Not only in judgements, however, but even in conceptions, is an a
priori origin manifest. For example, if we take away by degrees from our
conceptions of a body all that can be referred to mere sensuous
experience- colour, hardness or softness, weight, even impenetrability-
the body will then vanish; but the space which it occupied still remains,
and this it is utterly impossible to annihilate in thought. Again, if we
take away, in like manner, from our empirical conception of any object,
corporeal or incorporeal, all properties which mere experience has taught
us to connect with it, still we cannot think away those through which we
cogitate it as substance, or adhering o substance, although our conception
of substance is more determined than that of an object. Compelled,
therefore, by that necessity with which the conception of substance forces
itself upon us, we must confess that it has its seat in our faculty of
cognition a priori.
III. Philosophy stands in need of a Science which shall Determine the Possibility, Principles, and Extent of Human Knowledge "a priori."
Of far more importance than all that has been above said, is the consideration that certain of our cognitions rise completely above the sphere of all possible experience, and y means of conceptions, to which there exists in the whole extent of experience no corresponding object, seem to extend the range of our judgements beyond its bounds. And just in this transcendental or supersensible sphere, where experience affords us neither instruction nor guidance, lie the investigations of reason, which, on account of their importance, we consider far preferable to, and as having a far more elevated aim than, all that the understanding can achieve within the sphere of sensuous phenomena. So high a value do we set upon these investigations, that even at the risk of error, we persist in following them out, and permit neither doubt nor disregard nor indifference to restrain us from the pursuit. These unavoidable problems of mere pure reason are God, freedom (of will), and immortality. The science which, with all its preliminaries, has for its especial object the solution of these problems is named metaphysics- a science which is at the very outset dogmatical, that is, it confidently takes upon itself the execution of this task without any previous investigation of the ability or inability of reason for such an undertaking.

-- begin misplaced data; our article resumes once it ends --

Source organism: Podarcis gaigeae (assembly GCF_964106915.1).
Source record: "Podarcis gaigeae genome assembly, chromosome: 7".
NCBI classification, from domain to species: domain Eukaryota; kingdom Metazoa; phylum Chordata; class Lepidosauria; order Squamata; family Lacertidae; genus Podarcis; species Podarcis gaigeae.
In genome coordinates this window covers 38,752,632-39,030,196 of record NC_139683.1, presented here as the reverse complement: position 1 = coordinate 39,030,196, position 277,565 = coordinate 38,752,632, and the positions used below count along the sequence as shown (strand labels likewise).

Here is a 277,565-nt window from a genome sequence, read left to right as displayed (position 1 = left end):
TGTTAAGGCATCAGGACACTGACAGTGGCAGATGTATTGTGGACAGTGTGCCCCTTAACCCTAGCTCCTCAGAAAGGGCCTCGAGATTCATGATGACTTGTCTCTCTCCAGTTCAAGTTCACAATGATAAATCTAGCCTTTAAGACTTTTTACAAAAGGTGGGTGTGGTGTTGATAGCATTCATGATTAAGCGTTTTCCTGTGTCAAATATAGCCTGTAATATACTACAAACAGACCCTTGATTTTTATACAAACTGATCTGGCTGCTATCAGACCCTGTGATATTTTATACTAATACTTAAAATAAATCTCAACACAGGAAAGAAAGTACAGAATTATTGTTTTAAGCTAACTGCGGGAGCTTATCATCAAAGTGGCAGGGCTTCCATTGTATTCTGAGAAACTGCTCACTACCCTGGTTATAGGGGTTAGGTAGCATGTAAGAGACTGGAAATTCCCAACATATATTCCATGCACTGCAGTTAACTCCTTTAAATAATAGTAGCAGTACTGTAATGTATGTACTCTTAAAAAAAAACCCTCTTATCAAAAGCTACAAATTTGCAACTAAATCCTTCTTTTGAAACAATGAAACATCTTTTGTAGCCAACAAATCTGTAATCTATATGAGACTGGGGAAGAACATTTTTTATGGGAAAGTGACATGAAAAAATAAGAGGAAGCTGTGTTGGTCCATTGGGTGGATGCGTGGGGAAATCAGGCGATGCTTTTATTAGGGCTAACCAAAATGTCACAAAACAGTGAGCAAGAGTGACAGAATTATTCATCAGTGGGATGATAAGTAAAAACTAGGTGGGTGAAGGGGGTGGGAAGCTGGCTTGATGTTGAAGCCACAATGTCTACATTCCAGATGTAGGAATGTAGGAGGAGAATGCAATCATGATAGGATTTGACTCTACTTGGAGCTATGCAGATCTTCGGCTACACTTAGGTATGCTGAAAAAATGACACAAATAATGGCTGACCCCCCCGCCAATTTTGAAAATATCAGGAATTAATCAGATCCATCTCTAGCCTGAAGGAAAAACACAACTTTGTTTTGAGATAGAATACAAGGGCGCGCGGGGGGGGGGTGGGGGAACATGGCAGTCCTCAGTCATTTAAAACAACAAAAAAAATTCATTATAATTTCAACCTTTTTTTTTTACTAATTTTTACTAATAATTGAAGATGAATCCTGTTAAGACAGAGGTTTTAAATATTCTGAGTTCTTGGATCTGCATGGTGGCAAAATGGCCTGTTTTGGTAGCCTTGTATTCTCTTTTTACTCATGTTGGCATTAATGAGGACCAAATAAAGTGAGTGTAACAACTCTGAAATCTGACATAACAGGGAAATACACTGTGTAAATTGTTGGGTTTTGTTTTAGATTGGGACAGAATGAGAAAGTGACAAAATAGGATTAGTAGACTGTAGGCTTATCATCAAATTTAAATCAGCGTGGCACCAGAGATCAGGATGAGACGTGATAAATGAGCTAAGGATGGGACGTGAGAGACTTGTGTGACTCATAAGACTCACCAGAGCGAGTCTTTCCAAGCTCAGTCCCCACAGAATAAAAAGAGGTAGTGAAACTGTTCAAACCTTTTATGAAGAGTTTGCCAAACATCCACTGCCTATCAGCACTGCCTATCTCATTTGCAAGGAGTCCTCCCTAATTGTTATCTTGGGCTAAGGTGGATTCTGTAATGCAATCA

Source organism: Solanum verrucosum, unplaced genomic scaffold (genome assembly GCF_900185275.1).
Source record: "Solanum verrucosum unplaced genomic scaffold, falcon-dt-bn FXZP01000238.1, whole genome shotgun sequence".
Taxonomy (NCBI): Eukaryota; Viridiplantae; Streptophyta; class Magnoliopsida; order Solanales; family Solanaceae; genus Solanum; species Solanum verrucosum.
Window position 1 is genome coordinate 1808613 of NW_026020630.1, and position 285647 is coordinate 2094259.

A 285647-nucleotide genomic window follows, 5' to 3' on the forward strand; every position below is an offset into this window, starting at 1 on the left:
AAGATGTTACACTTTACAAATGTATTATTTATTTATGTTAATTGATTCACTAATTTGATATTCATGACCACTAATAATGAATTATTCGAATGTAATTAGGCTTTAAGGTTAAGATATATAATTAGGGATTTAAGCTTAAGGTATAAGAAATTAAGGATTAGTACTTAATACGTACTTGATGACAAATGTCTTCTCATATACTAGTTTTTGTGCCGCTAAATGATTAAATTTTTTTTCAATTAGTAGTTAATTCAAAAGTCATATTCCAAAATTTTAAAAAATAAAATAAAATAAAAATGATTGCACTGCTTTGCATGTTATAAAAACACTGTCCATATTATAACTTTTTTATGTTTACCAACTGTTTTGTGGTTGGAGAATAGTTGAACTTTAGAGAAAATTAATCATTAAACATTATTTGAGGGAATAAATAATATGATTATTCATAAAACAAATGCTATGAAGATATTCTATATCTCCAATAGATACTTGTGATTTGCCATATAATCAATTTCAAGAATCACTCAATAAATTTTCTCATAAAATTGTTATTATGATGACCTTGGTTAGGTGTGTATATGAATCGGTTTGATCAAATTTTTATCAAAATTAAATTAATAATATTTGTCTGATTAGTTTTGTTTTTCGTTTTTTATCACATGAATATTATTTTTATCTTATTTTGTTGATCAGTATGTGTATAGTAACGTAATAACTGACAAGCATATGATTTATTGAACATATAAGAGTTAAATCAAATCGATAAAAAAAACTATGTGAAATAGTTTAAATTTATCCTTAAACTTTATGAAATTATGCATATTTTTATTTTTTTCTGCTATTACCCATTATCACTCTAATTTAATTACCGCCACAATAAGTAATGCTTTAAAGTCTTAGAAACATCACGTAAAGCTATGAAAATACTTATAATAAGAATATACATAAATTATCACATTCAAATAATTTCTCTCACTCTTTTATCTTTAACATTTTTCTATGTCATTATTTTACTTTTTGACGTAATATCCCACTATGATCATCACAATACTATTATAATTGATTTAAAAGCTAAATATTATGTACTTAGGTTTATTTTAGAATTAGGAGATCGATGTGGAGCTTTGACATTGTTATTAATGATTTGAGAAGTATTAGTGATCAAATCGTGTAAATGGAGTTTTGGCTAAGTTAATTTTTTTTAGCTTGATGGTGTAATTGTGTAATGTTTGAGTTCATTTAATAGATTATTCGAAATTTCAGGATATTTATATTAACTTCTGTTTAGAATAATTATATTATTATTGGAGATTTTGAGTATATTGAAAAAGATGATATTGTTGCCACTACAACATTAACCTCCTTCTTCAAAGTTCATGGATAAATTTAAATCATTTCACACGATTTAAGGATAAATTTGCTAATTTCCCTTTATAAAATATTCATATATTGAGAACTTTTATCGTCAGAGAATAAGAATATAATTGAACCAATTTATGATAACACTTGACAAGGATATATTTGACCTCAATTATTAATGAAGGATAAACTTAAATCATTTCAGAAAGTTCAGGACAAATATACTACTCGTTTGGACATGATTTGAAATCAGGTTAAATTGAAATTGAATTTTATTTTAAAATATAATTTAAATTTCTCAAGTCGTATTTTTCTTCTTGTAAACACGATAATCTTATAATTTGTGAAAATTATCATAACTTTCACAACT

Now the safe ground of experience being thus abandoned, it seems nevertheless natural that we should hesitate to erect a building with the cognitions we possess, without knowing whence they come, and on the strength of principles, the origin of which is undiscovered. Instead of thus trying to build without a foundation, it is rather to be expected that we should long ago have put the question, how e understanding can arrive at these a priori cognitions, and what is the extent, validity, and worth which they may possess? We say, "This is natural enough," meaning by the word natural, that which is consistent with a just and reasonable way of thinking; but if we understand by the term, that. which usually happens, nothing indeed could be more natural and more comprehensible than that this investigation should be left long unattempted. For one part of our pure knowledge, the science of mathematics, has been long firmly established, and thus leads us to form flattering expectations with regard to others, though these may be of quite a different nature. Besides, when we get beyond the bounds of experience, we are of course safe from opposition in that quarter; and the charm of widening the range of our knowledge is so great that, unless we are brought to a standstill by some evident contradiction, we hurry on undoubtingly in our course. This, however, may be avoided, if we are sufficiently cautious in the construction of our fictions, which are not the less fictions on that account.